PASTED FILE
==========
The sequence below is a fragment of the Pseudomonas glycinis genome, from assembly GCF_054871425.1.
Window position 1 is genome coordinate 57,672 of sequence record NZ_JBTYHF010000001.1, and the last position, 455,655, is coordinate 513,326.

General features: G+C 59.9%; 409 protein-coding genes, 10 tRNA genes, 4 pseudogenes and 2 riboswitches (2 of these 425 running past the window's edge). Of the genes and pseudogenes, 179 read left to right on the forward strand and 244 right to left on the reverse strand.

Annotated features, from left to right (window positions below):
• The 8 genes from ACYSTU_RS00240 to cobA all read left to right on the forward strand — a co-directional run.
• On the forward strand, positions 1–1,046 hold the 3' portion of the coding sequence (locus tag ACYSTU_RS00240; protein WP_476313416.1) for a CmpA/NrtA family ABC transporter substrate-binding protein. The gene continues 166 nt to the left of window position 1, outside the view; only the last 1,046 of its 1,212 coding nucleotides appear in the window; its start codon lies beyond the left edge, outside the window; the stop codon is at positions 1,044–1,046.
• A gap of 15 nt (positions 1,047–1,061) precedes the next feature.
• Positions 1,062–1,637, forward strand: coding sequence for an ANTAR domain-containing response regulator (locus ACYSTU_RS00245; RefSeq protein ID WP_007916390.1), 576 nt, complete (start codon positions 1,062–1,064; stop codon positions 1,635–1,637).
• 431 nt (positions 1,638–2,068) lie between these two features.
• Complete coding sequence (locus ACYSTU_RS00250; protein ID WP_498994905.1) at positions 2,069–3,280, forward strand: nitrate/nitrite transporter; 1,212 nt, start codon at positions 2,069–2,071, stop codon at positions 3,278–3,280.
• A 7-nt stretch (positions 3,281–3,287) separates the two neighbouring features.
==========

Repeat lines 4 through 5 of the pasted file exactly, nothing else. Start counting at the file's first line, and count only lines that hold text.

Annotated features, from left to right (window positions below):
• The 8 genes from ACYSTU_RS00240 to cobA all read left to right on the forward strand — a co-directional run.